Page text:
BAMAKO, Mali—Separatist Tuareg rebels in northern Mali said late Thursday they were suspending their participation in a peace accord with the government, marking a major setback for the newly elected president who is trying to reunite the country after a 2012 rebellion led to massive upheaval.

The accord signed in June in neighboring Burkina Faso had paved the way for the Malian military to return to the northern provincial capital of Kidal some 18 months after Malian soldiers fled in the wake of a renewed rebellion.

Already, though, there had been signs of strain. Earlier this month, Malian soldiers clashed with Tuareg rebels near the Mauritanian border in the first fighting to erupt since the two sides signed the peace accord.

Under the June agreement, peace talks were set to begin by late November between President Ibrahim Boubacar Keita's new government and rebels from the National Movement for the Liberation of the Azawad, the name they give to their northern homeland. Two other groups that were to take part also said they would be dropping out.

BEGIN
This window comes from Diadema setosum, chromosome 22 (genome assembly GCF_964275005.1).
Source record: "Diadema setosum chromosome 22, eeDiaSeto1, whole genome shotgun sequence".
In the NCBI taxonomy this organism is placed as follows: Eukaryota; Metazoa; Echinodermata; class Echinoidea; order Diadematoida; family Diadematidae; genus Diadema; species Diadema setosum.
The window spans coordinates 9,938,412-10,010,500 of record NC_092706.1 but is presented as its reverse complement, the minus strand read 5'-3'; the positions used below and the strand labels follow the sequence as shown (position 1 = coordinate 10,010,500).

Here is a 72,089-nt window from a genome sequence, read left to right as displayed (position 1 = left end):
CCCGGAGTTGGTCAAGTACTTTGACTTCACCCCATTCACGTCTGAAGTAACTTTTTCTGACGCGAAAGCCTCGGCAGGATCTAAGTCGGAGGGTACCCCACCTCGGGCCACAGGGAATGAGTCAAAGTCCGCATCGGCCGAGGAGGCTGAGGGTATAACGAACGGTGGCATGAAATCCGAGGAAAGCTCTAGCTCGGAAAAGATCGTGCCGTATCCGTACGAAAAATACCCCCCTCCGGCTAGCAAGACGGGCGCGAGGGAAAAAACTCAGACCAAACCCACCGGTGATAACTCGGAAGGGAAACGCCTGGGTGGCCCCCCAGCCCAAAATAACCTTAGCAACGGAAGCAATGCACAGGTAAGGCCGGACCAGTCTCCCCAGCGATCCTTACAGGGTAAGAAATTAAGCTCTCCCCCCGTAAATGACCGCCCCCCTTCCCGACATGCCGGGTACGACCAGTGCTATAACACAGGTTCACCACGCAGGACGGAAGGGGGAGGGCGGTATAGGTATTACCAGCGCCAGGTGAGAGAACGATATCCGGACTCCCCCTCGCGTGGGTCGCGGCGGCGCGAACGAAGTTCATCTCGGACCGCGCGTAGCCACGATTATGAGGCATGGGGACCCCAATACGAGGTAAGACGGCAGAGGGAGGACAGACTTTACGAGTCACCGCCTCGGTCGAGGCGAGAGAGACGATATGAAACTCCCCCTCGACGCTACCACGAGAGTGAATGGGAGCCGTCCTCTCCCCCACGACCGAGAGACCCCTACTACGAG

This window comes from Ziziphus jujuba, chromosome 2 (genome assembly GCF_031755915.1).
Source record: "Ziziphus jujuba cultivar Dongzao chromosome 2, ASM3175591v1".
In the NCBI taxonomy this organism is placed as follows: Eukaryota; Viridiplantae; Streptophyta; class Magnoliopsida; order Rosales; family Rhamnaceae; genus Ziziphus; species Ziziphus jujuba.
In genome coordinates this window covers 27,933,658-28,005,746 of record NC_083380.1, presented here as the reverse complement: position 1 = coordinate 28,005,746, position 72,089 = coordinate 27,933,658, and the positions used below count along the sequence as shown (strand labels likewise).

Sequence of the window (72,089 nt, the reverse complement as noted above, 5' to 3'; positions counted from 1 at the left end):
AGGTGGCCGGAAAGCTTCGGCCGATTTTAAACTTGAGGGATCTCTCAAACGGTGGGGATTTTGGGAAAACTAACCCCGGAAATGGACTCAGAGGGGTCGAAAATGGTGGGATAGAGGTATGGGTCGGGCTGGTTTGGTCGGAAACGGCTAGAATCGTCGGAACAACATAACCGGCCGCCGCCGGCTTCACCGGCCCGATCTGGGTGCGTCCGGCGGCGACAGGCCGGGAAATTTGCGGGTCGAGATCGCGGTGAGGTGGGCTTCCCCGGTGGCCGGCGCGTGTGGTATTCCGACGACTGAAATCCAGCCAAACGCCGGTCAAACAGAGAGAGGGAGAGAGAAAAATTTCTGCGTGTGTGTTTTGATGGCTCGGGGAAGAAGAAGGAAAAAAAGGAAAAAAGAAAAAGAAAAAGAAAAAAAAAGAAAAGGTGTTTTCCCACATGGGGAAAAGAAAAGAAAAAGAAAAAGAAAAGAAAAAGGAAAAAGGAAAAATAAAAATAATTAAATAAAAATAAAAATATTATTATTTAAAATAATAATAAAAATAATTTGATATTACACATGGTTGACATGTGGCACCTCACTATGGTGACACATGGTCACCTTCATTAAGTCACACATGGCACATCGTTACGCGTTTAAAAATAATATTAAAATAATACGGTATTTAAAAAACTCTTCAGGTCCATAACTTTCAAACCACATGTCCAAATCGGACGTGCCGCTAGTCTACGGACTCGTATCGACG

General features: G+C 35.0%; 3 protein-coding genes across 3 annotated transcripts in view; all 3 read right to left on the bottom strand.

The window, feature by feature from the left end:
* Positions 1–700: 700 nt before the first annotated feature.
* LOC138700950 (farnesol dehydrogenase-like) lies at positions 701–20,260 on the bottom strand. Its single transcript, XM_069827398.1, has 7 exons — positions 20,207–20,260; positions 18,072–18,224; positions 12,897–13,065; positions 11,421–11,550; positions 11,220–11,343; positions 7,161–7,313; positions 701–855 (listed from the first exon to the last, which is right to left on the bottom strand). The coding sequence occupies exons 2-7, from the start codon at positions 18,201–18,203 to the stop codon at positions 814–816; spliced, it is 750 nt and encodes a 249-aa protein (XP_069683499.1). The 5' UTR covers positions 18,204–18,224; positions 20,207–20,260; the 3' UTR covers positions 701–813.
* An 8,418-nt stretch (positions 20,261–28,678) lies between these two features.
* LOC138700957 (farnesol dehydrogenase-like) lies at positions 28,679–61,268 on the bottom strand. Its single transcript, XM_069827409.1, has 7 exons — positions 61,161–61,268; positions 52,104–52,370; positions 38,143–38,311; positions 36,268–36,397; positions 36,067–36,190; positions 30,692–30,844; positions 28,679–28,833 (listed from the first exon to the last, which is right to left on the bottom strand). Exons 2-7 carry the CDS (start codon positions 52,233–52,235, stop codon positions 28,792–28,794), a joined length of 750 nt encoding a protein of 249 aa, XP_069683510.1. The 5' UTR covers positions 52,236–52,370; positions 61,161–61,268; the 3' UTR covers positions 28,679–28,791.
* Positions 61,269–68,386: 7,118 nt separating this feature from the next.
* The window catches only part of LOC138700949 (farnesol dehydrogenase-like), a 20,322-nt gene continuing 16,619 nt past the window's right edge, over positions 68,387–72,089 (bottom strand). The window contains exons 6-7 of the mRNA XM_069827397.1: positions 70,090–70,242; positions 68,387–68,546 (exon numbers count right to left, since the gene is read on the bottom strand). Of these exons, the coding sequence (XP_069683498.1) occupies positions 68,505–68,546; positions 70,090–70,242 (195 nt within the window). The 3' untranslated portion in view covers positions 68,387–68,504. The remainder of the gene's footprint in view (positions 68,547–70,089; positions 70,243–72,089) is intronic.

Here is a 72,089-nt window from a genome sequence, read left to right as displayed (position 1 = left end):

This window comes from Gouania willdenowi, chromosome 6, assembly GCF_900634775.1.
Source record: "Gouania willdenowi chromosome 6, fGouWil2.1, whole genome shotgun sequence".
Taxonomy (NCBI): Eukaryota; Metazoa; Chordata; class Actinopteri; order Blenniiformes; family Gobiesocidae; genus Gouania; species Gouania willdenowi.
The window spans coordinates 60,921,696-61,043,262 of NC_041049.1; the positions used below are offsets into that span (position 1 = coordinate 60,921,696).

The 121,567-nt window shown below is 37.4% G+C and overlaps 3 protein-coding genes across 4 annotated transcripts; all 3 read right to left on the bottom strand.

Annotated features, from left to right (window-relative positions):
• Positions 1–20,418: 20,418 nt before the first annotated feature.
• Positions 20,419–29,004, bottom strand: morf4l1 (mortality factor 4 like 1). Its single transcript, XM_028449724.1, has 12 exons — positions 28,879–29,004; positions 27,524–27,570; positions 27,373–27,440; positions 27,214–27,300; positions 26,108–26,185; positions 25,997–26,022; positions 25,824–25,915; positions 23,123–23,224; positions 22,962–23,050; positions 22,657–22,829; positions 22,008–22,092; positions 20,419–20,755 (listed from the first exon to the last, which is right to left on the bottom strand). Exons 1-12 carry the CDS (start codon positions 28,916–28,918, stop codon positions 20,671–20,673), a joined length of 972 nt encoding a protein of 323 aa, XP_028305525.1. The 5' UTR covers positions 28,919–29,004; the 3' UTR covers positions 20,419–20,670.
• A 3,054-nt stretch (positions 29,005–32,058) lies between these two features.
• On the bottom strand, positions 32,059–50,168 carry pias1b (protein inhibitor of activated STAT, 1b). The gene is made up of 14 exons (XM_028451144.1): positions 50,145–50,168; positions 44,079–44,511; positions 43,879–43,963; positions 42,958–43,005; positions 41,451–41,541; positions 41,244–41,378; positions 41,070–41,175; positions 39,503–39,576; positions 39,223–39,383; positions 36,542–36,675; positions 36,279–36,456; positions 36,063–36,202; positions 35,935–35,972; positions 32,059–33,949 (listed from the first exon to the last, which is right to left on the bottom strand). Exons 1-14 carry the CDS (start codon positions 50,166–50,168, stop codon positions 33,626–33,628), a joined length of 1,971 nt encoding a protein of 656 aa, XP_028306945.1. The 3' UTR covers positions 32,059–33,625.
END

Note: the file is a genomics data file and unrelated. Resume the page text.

In a statement late Thursday, founding NMLA member Mossa Ag Acharatoumane accused the Malian government of failing to live up to its end of the bargain after the military was able to return to the areas not under its control.

"Everything that they promised us in the accord has not been respected," he told The Associated Press.

There was no immediate comment from the Malian government or from the U.


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N. peacekeeping mission in Mali.

Tuareg separatists have said that the government has failed to begin the process of releasing prisoners as called for under the deal. The rebels also had agreed to garrison their fighters, but the insurgents were frequently spotted outside their assigned bases in Kidal.

Ethnic Tuareg rebels have sought sovereignty since Mali's independence from France in 1960, and their latest rebellion last year marked their biggest inroads yet. Anger over the Malian military's handling of the Tuareg separatist rebellion, which led to heavy soldier casualties, prompted the March 2012 coup in the distant capital.

The Tuaregs, though, were later sidelined by radical al-Qaida-linked jihadists. Since a French-led military intervention forced the extremists from power, the NMLA has again regained its prominence in Kidal. Even after the Malian military seized back the northern towns of Timbuktu and Gao, it took the June 18 agreement for the soldiers to be allowed back into Kidal.

Even now, the separatist flag still flies there, and the Malian military's presence remains highly controversial.

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Associated Press writer Krista Larson in Dakar, Senegal contributed to this report.